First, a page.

By Gregory Nemet
In teaching courses on energy and the environment, I emphasize core characteristics of the problems that make them difficult. While most people would like an energy system that is cheap, clean and reliable, they argue fiercely about which of the three is most important. Transitioning to a new energy system with fewer tradeoffs among these three goals would help. But that change is likely to be slow because power plants and transmission lines, our energy infrastructure, lasts many decades.
It is even harder to make a quick impact on climate change since greenhouse gases linger in the atmosphere for a century or more. This extended timeline is unlike some pollutants for which rain can remove much of their human impact over days or weeks. Climate change is further complicated by uncertainty about when, where, and how bad the impacts will be – even if the evidence of changes and of the human role is clear.
About nine years ago, I began to realize that I was making these points to my students only too well and they often emerged discouraged from working on climate change issues. That was the last impact I wanted to have. It was also not how I felt personally about the problem. Nor was it how I viewed colleagues who have devoted their careers to working on climate issues. I asked myself why I continued to work on climate change and began ending my courses with a discussion of this list of reasons to be optimistic.
First, real cooperation on climate change is emerging. Three years ago, the Paris Agreement on Climate Change did not exist. Now it does and nearly 200 countries have signed on. That agreement, while insufficient, is crucial to making progress.
Second, countries and local governments are learning from the experience of others. Many policies and initiatives have now been tried and evaluations about what works are far more available than a few years ago.
Third, we have precedents from other areas of environmental concern in which the determination to address a problem has overcome challenges involved with international cooperation, long time-horizons, and powerful affected interests. Phasing out lead in gasoline to drastically reduce acid rain, and repairing the ozone hole, are successes to learn from.
Fourth, there are strong incentives for communities to adapt to a changing climate. They include managing the impacts of more severe weather, rising sea levels, and changing growing seasons, among many others. We know we cannot wait for others to go first in order to protect our communities from the inevitable changes to come.
Fifth, implementing measures that enhance the resilience of communities to climate change impacts provides near-term local benefits, often with co-benefits such as cleaner air, energy cost savings and increased employment.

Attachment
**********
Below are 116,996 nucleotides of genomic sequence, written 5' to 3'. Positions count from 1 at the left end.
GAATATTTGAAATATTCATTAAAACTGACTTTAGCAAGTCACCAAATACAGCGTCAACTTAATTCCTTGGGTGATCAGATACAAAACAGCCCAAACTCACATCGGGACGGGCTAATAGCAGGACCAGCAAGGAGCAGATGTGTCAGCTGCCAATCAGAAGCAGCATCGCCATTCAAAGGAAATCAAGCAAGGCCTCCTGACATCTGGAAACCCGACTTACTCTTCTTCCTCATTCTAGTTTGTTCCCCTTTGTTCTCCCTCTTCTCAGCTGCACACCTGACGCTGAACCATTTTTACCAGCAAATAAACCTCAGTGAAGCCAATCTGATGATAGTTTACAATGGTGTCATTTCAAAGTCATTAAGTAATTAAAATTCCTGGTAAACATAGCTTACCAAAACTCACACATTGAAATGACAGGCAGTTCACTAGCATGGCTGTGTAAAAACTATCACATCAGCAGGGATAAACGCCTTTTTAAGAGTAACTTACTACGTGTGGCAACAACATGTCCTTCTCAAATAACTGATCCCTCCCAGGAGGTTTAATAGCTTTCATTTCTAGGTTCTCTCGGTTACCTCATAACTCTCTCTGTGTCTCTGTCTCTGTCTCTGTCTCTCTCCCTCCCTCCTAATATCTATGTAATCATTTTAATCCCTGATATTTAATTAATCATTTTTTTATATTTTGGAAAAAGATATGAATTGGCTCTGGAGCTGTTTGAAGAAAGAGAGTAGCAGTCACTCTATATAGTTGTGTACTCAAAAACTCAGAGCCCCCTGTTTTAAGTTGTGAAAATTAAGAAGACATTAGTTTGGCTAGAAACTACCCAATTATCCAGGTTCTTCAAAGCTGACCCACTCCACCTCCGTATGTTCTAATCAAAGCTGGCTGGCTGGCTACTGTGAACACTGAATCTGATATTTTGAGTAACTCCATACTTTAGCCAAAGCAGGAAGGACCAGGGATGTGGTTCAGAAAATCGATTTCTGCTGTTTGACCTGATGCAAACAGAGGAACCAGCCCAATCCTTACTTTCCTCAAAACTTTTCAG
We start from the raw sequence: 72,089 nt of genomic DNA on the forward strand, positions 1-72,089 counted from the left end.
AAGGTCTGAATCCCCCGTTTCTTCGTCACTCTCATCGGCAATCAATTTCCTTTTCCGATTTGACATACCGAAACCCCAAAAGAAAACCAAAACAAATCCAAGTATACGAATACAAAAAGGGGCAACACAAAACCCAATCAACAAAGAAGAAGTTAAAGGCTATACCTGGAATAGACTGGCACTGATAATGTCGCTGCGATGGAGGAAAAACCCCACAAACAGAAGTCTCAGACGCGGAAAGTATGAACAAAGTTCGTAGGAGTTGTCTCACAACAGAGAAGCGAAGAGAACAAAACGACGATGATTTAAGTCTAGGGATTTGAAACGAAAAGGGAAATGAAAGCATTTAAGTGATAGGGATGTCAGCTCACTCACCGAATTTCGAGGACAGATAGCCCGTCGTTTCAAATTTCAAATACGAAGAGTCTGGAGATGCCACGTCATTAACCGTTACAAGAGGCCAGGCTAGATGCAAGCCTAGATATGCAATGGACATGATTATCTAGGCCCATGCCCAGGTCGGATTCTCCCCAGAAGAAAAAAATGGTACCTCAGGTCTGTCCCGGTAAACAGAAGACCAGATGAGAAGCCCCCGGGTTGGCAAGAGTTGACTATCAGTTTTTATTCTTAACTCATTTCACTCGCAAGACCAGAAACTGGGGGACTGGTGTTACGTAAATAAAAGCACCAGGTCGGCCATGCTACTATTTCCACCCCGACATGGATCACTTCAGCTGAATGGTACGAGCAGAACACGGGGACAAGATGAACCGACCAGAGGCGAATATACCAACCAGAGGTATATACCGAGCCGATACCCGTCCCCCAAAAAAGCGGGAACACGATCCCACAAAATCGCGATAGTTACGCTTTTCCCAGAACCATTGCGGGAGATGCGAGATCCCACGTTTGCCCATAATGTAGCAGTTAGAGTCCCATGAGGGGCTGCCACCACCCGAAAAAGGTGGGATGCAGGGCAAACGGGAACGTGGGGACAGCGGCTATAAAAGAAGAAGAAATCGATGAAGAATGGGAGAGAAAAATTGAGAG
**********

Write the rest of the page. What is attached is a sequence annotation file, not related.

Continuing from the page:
Sixth, there are more and more examples of cities and countries with much less energy-intensive economies than the U.S., but with aspects of quality of life – health, education and income – that surpass the U.S. Seventh, we should be heartened that, although the U.S. is falling behind in some low-carbon technology, there are other places that are developing the technologies of the future. To be sure this is a missed opportunity for the U.S., but the world would be much worse off if China, Middle Eastern states, and in some cases, Europe, were not actively investing.
Eighth, even though politicians, governments and the international community have been dithering on addressing climate change for 30 years, low-carbon technologies have continued to progress, improve and become cheaper. Solar panels, electric vehicles, wind turbines and integrating information technology into our energy system are making the transition to a cheap, clean and reliable energy system far more feasible.
Finally, people in their 20s and 30s have high stakes in the outcomes of what society does on climate change. As a teacher, it is heartening to see their engagement, whether as activists, technologists or in an array of roles which they are inventing for themselves.
Over time this list has lengthened and each item has become more convincing. Lately, I have been encouraged by the feeling that I am probably missing other reasons that may be very important motivators to others. Addressing climate change is a daunting challenge and precious time has been squandered, but many good things are happening and we are moving in the right direction. We just need to move faster.
Greg Nemet is a Professor at the University of Wisconsin-Madison in the LaFollette School of Public Affairs and is currently working on a book on point 8 titled How Solar Energy Got Cheap.
Residential Solar Power: What’s Happening and How Does It Work
September meeting of the Climate Change Coalition of Door County (CCCDC)
Date: Wednesday, Sept. 26, 2018
Time: 7 pm
Place: 10341 Water Street, Ephraim (meeting room and AV facilities provided by the Unitarian Universalist Fellowship)
Speaker: John Hippensteel, president, Great Lakes Wind and Sun, Ltd.
The Climate Corner is a monthly column featuring a variety of writers from around the state and Door County addressing various aspects of the challenges and opportunities climate change presents. The column is sponsored by the Climate Change Coalition of Door County, which is dedicated to “helping to keep our planet a cool place to live.” The Coalition is always open to new members and ideas. Contact the Coalition at [email protected]